R. was 33 years old woman from a village near Ramallah. This was her 4th baby. This was her second time to give birth in this hospital. R.’s husband was jobless. She was assisted by a midwife into a normal vaginal birth. She has uncomplicated pregnancy and childbirth. R. reported that she was examined twice during her labor by 2 different providers. She reported that she has allergy to Latex; the material from which the examination gloves are usually made up of. R. reported her experience during vaginal examination and said:“Before the first vaginal examination, I informed them (the staff) that I have allergy to Latex and usually I complain of scary irritation and burning sensation if Latex gloves were used for vaginal examination. I asked the staff to change the gloves and they answered that it is not possible. I had severe pain, burning and edema because of the vaginal examination with the latex gloves. My edema down there increased with the second examination and during birth.” She added: “although vaginal examination is necessary during labor, but it should not be done too frequent”.

Women’s opinions of VE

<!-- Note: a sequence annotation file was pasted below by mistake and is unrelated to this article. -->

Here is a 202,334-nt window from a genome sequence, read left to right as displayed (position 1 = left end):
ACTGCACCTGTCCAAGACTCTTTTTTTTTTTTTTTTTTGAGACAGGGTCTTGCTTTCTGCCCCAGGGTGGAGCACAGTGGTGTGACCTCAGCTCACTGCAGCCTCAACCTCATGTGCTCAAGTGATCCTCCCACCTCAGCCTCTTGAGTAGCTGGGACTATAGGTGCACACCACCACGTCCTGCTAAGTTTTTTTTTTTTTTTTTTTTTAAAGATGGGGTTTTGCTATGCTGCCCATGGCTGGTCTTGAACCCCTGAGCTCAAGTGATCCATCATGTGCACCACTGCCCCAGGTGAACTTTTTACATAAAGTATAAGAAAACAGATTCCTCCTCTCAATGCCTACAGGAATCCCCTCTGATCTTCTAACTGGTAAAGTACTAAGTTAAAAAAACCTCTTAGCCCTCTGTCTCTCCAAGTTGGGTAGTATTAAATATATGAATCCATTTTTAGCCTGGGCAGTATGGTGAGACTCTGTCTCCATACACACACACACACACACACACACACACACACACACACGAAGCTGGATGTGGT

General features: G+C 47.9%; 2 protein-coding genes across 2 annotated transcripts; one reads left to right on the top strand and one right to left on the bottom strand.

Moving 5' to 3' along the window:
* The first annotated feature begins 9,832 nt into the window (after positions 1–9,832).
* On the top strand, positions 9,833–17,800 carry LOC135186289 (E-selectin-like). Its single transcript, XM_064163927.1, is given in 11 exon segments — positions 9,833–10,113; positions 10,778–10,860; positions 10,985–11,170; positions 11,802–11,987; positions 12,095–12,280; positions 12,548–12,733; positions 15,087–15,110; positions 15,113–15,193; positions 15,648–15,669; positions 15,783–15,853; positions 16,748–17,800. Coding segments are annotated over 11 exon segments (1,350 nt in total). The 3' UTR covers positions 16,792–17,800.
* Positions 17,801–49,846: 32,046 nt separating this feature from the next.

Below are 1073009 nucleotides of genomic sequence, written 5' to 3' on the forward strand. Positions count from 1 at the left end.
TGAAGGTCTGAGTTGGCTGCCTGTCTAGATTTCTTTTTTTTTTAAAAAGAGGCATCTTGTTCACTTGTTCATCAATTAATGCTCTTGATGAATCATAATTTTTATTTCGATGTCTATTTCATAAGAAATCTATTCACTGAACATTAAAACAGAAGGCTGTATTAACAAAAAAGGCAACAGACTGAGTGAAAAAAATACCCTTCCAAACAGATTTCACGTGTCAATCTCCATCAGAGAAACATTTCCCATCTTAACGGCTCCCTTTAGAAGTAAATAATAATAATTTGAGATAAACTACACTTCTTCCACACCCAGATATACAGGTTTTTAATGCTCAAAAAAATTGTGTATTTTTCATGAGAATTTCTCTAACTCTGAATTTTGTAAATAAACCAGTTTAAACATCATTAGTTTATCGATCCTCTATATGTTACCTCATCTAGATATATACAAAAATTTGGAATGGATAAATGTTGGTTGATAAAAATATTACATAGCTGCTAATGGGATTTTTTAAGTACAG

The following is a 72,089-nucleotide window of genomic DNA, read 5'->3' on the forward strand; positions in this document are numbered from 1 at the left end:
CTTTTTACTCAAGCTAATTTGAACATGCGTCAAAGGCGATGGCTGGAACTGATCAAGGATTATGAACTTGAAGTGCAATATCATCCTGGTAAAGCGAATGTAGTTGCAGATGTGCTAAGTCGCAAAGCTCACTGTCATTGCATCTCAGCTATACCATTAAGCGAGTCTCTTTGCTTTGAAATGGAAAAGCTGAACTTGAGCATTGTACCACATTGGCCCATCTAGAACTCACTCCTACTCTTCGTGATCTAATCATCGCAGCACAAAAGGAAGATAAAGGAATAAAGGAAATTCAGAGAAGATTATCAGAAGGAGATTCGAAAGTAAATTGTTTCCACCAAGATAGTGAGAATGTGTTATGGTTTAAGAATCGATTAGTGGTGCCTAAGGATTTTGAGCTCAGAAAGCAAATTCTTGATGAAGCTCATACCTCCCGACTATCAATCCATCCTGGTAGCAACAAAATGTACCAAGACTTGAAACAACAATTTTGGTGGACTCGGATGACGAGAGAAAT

All women shared their opinions (total responses = 279) regarding VE during childbirth except three women who reported “I don’t know” (Table 5). The majority 94% of women reported that VE during childbirth is beneficial, 7% reported that it is not necessary and 6% reported that it should be done only when indicated. Some women reported insensitive approaches of providers, especially physicians. Some reported insufficient means of privacy and no respect of dignity or their humanity during the exam.

24 years old, Para 3, examined 8 times by 5 different providers reported:

“VE is painful and discomforting. But it can be easier if done by a midwife. Sometimes, I felt that physicians are punishing us for being pregnant and they seem like fighting while doing the VE. While conducting the VE, physicians are more aggressive, expose women a lot and in an insensitive way. I believe that VE is necessary, but should not be conducted too often because it is painful and not comfortable”.